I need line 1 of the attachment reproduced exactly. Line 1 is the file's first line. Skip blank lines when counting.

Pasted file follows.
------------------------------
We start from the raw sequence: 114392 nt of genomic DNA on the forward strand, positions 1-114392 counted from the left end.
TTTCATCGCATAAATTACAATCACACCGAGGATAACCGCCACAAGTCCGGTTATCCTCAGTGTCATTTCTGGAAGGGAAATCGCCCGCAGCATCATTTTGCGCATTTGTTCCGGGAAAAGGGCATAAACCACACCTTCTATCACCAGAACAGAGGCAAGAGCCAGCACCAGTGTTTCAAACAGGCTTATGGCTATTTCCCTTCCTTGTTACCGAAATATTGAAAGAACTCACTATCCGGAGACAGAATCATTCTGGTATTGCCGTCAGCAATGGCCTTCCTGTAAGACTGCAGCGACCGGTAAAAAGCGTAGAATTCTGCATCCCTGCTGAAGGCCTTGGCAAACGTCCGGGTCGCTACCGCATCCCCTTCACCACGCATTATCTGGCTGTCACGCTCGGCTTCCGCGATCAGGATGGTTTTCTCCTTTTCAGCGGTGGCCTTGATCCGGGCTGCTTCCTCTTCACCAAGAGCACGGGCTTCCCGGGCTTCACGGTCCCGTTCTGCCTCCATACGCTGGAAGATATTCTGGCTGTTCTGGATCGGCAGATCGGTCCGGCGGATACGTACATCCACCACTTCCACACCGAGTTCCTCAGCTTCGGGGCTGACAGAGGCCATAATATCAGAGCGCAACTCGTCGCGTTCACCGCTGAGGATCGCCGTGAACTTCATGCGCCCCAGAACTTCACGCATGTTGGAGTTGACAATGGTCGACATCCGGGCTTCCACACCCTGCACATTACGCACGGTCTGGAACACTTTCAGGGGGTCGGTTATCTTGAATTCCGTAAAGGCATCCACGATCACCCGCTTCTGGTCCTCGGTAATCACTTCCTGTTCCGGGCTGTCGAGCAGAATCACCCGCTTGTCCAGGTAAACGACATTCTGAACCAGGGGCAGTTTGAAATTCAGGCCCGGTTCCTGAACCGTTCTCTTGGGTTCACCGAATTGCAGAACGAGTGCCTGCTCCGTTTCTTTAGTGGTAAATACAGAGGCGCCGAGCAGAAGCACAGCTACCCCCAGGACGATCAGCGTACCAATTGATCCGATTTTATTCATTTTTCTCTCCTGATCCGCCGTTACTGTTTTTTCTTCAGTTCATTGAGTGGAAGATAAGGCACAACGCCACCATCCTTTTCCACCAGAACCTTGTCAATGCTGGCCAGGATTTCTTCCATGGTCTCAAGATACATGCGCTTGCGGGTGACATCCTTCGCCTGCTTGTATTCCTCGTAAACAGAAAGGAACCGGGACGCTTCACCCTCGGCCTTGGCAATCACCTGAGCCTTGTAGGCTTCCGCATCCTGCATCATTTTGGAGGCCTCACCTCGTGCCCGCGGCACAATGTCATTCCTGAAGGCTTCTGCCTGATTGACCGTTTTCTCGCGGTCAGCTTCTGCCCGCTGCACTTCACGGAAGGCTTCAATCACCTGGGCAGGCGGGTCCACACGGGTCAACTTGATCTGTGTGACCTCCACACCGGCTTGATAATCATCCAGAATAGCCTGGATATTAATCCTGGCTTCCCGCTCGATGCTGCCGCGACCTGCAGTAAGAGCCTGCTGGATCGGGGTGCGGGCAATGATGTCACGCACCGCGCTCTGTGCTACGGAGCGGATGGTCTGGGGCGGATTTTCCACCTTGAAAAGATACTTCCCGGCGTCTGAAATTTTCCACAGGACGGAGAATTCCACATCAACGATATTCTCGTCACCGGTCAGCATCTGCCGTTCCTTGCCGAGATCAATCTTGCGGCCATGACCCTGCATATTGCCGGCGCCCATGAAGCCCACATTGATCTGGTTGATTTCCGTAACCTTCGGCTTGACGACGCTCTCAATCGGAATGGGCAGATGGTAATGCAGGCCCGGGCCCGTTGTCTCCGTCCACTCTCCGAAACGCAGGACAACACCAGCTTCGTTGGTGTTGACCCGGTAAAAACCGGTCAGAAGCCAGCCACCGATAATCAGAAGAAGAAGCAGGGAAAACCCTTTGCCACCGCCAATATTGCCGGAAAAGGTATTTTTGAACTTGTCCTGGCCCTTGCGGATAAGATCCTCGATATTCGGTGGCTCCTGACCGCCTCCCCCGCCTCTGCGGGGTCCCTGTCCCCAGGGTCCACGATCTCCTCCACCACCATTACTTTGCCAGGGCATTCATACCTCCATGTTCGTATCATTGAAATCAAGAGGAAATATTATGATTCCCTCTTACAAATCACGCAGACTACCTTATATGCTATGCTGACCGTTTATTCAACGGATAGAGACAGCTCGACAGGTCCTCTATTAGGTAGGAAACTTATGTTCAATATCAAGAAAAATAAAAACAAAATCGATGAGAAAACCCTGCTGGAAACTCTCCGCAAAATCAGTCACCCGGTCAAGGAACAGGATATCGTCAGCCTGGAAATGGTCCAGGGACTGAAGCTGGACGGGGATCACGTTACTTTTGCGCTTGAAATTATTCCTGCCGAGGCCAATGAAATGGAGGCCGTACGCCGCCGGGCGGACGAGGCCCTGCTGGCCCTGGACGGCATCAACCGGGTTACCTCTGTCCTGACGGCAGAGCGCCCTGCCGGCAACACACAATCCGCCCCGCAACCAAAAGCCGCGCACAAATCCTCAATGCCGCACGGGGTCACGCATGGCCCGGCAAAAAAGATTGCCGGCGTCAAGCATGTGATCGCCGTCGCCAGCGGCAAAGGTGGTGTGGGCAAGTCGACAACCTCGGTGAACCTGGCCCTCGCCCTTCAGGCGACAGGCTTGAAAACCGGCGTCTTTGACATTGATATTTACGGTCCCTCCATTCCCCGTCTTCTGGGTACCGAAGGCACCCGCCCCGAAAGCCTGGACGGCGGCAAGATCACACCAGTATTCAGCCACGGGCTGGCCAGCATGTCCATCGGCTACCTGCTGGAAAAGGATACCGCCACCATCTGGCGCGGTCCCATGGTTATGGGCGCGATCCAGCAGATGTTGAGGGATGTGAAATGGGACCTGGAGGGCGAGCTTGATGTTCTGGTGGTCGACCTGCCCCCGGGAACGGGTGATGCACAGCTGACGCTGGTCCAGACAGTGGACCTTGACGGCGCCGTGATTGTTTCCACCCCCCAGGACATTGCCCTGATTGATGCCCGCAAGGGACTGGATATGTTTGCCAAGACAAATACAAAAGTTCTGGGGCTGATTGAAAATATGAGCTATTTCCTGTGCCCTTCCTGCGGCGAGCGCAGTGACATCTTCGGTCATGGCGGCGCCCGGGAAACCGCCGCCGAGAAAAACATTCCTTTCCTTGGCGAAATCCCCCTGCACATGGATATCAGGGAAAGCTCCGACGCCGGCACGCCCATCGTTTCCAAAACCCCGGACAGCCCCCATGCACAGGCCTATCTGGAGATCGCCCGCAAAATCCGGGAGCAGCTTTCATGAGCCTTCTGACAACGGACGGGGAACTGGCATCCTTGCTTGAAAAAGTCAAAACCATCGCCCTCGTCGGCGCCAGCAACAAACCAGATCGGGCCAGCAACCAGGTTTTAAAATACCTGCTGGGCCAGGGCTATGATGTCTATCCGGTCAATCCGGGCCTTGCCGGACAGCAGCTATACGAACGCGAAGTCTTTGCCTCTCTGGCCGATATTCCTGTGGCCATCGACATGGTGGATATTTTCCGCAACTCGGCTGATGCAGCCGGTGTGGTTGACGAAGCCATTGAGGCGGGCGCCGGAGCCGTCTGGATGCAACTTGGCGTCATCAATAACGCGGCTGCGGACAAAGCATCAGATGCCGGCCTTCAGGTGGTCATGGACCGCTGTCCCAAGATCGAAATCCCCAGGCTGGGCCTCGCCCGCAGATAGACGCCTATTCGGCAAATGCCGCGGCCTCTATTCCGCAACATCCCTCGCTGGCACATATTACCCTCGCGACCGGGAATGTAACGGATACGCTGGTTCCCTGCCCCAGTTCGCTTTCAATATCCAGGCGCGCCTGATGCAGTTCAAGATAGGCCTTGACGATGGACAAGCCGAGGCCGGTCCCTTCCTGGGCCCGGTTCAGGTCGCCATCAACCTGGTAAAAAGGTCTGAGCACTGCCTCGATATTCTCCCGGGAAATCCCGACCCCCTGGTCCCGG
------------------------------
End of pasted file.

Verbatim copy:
We start from the raw sequence: 114392 nt of genomic DNA on the forward strand, positions 1-114392 counted from the left end.